in a Changing Society1
Anne Foner Rutgers University Karen Schwab Social Security Administration
Retirement from the labor force at age 65 or earlier is a well-established pattern in the United States today. In 1978, only about 20 percent of the men and 8 percent of the women 65 and over were working or looking for work ( Bureau of the Census, 1979). According to common stereotypes, however, most workers do not retire willingly. They are instead the victims of mandatory retirement rules and would be eager to return to work if they were given the opportunity. Further, according to stereotypes, retired people are not satisfied with retired life. Some retirees are so unhappy that retirement results in illness and early death.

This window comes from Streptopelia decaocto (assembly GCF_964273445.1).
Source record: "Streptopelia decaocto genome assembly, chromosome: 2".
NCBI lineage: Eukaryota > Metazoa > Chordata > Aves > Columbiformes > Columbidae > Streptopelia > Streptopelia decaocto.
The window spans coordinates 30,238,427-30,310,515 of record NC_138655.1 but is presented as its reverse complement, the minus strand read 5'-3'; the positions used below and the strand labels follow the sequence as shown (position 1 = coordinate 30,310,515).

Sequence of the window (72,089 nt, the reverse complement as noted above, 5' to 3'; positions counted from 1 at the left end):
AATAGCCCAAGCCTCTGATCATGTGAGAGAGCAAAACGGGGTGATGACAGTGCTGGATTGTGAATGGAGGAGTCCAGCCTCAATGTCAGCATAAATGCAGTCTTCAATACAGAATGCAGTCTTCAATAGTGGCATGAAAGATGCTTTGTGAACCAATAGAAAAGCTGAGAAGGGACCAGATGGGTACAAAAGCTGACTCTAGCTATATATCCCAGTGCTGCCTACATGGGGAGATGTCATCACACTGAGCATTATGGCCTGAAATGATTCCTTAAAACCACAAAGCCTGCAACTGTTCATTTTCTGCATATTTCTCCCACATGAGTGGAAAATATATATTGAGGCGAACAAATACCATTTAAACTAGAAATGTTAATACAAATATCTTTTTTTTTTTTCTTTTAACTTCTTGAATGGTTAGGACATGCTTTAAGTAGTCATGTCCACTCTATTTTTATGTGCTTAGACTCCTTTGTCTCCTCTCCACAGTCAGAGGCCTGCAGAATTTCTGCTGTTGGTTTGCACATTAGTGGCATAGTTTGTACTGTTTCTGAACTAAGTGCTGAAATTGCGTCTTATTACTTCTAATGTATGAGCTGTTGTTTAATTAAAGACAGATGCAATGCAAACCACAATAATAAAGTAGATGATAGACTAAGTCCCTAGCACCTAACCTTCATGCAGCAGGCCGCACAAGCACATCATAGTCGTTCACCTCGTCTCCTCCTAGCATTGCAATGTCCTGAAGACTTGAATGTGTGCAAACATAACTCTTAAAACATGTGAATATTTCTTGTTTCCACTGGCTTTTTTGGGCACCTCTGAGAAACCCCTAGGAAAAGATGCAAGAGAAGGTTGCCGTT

Although solid research challenges some of these stereotypes and finds others are oversimplifications, unfounded beliefs about retirement die hard. In this paper, we review evidence on some widely held beliefs about retirement, and we explore why myths about retirement persist -- even among gerontologists and professional practitioners. We also review studies which suggest that misleading perceptions about the abilities of older workers are common. We propose that one source of unfounded beliefs is the narrow focus of paradigms guiding much work in the field. A more comprehensive approach that recognizes the impact of trends in society and dynamic age-related processes on older people is important for interpreting data about work and retirement of older people today and for developing policies for the future.____________________